1. They don't settle for "good" deals.
Smart shoppers know there's always more to save—with coupons, promo codes, cash back and credit card rewards. "The best way to save is to combine strategies," says , Emmy Award-winning consumer reporter and savings expert for .
2. They do their research.
Is that TV really worth you waking up at the crack of dawn? Think twice if it's marked so low you can't believe it, says Pavini. "Some are off-brand TVs created with lower specs so they can be offered for dirt-cheap on big sale days," she explains. Check out the best deals for Black Friday 2015.
3. They read the fine print.
Some Black Friday deals are limited to what the store has in stock. Find out what your chances of snagging that super-affordable laptop are before waiting in line. Pavini also reminds consumers to ask about restocking fees; some stores won't give a full refund on returned electronics.
4. They shop with a buddy.
Melissa Jennings of always brings a friend along. As soon as the doors open, one person grabs a spot in the checkout line while the other makes a beeline for the big-ticket items.
5. They bring their own snacks.
Shopping can work up an appetite. Jennings recommends consumers BYOS so they don't blow their savings on expensive hot cocoa and other tempting goodies.
6. They pay with credit cards.
Take advantage of credit card rewards points, cash back, and linked offers. Coupons.com lets users by using that card at select retailers. (Many banks and credit unions have similar offers.) For example, Aéropostale customers can earn a $10 gift card when they make a purchase of $20 or more with a registered credit card. That's an incredible added savings when you consider that many clothing retailers slashed prices by up to 60 percent sitewide last Cyber Monday—just be sure to pay off your balance immediately!
7. They stack coupons on top of deals.
Buying something on sale, with a coupon, using a credit card that offers rewards or cash back is the ultimate trifecta of savings. Jennings brings any potentially applicable coupons with her on Black Friday. Check out for a list of coupon codes that'll work on the big day. Online, "to not use a coupon code is insane," says Pavini. "There are codes for everything from travel to wine. At the very least you'll get free shipping."
8. They use apps.
Who needs a coupon binder when a smartphone will do? Apps from and allow users to see nearby deals, and offer coupons to use online or in-store.
9. They focus on lower end items.
The largest percentage discounts are on smaller everyday appliances. "While you'll save a little on the top of the line stand mixer, you can save a ton on the waffle maker or toaster," says Pavini.
10. They're open to last year's models.
Do you really need the latest iPad? With electronics, many times the current version features just the smallest change from the prior year's model. Pavini once had her eye on a $1,500 TV and scored the previous year's model for $750.
11. They don't buy the extended warranty.
Unless the electronic you're buying is new to the market this year, the warranty isn't necessary—especially if you're paying with a credit card, says Pavini. Most cards from American Express, Visa, Master Card and Discover . For example, Pavini says warranties for plasma or HD TVs the year they first came out would've been okay because manufacturers hadn't had "a year to work out the bugs."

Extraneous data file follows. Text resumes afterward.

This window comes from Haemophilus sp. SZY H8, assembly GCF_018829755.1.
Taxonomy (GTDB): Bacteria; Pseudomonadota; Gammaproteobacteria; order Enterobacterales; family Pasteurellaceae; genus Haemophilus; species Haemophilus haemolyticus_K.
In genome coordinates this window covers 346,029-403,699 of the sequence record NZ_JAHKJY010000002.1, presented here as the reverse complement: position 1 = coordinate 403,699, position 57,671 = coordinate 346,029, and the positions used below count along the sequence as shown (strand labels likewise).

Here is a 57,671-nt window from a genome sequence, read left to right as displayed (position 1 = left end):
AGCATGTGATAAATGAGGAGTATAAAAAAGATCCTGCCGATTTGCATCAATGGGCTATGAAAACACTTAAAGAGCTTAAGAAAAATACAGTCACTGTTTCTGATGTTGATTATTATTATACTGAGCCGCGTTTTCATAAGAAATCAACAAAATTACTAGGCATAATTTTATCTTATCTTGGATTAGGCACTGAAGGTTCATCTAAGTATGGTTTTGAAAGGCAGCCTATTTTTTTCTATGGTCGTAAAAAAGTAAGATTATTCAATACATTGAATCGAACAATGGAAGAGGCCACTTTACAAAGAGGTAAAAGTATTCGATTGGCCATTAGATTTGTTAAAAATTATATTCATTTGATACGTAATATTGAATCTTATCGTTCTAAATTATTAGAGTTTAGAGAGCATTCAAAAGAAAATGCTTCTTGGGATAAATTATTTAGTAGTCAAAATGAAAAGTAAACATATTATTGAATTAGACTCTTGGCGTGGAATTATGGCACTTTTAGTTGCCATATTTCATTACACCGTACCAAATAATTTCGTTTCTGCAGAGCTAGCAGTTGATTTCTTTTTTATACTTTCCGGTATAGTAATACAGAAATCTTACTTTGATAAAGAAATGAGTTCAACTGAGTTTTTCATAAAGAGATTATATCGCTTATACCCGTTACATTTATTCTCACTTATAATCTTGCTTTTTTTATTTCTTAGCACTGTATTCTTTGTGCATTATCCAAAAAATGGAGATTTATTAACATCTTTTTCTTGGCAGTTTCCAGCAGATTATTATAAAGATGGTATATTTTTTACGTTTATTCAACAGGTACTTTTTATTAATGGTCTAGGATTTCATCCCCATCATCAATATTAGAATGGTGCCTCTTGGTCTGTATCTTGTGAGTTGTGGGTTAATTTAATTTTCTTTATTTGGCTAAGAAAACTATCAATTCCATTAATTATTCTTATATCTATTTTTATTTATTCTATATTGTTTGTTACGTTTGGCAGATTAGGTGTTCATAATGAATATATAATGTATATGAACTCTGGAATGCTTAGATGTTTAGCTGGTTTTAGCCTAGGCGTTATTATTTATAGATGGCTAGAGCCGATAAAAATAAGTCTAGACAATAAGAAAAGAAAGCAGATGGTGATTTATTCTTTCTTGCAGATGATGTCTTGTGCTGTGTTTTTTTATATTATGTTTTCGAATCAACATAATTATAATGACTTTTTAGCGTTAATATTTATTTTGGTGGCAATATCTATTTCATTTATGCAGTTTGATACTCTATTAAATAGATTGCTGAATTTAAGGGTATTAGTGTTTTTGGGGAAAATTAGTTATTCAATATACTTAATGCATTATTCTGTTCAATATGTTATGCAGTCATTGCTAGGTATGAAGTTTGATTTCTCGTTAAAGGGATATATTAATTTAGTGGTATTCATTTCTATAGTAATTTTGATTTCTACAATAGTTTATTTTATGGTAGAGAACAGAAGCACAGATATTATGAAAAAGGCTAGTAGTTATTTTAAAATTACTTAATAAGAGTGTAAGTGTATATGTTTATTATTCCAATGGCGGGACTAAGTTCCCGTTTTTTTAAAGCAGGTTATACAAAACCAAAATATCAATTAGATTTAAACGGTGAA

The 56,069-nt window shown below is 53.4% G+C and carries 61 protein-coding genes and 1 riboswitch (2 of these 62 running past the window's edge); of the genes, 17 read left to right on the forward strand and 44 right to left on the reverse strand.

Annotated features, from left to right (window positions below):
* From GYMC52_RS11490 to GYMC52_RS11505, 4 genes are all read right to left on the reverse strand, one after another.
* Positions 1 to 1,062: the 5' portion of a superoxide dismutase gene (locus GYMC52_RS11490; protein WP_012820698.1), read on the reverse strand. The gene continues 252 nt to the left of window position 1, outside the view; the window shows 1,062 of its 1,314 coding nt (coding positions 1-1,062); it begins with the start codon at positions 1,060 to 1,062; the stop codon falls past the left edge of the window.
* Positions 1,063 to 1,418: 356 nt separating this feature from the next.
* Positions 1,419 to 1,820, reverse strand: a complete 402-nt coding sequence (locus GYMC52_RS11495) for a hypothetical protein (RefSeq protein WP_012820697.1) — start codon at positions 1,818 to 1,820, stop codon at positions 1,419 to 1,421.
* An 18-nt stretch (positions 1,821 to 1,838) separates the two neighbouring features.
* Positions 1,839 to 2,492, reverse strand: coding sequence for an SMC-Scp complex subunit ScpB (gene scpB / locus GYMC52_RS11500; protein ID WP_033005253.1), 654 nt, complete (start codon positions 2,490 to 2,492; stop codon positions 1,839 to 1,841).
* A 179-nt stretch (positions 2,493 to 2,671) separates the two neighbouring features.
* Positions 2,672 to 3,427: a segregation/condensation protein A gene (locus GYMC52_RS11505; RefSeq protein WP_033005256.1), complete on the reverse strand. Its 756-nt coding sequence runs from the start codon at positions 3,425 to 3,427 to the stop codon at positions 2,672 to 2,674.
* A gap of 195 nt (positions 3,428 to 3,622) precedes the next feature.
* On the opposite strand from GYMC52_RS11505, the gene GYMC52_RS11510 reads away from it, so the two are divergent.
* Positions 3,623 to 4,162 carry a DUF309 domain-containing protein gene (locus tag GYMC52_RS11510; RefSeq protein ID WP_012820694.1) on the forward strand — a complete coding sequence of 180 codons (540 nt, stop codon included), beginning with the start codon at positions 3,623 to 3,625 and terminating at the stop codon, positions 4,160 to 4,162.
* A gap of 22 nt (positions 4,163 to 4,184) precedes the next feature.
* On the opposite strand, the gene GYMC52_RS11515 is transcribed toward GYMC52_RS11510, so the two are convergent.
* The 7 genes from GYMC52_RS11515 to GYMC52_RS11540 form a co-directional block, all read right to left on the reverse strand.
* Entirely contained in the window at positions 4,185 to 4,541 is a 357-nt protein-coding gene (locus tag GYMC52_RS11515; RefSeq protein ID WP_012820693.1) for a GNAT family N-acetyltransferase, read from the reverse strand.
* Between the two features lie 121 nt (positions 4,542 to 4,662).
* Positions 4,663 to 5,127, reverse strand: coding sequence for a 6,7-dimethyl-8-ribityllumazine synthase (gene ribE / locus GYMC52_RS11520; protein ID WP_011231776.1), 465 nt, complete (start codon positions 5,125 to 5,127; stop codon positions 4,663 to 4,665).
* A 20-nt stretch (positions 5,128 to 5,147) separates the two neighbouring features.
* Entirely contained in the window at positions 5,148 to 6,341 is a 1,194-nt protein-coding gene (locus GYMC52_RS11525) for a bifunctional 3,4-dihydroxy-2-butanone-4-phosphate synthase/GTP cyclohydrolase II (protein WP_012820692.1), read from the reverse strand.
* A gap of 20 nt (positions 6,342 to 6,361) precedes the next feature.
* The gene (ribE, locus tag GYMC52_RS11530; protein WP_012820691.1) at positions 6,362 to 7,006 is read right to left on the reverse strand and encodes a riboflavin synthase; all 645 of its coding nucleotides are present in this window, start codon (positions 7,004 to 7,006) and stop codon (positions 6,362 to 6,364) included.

12. They shop for themselves, too.
Look for "gifts with purchase" on items you'll need in the coming year. Typically, department store cosmetics and fragrances don't go on sale, says Pavini, but now is a great time to stock up for cheap with incentives like "free with purchase" bonus packs and gift sets.
13. They go to off-the-grid stores.
Stockpiling Moms' Jennings does her Black Friday shopping at often-overlooked stores like Ace Hardware and Michael's. Outlet malls are a favorite, too: "I can go at night when they open and still do really well because stores have great sales on top of their already discounted prices," she says. (But note that certain retailers will be closed altogether this year.)
14. They ask for what they want.
If the item you want runs out of stock, ask for rain check, suggests Pavini. It may be against store policy to issue rain checks on Black Friday deals, but you don't know until you ask. She also suggests calling the outlet mall management offices and asking how to get additional discounts on Black Friday; most offer a percentage off for signing up for their newsletter.
When shopping online, open a customer service chat window. "Ask them if you're missing any promo codes or if there's any way you can get an additional deal," says Pavini, adding that compliments and kindness will get you far. Try a script like this: "I'm a huge fan of your company, I love this product but I'm on a budget this Christmas and it's just a bit out of my range. Are there any coupons or discounts I should be aware of?"
15. They take advantage of price adjustments.
Most stores offer a14-day price adjustment period, according to Pavini. Save your receipt, mark your calendar, and check with the store on the 14th day. If the price has dropped, ask for a price adjustment refund. There might be some exclusions with Black Friday deals, Pavini says, but it depends on the store.
16. They don't feel pressured to shop.
Some people don't want to sacrifice family time on Thanksgiving to get a good deal, and that's okay. Don't feel like you're missing out because you skip Black Friday. Pavini says there are incredible deals to be had throughout the holiday season, and most of the above strategies can be used in person or online, at any time.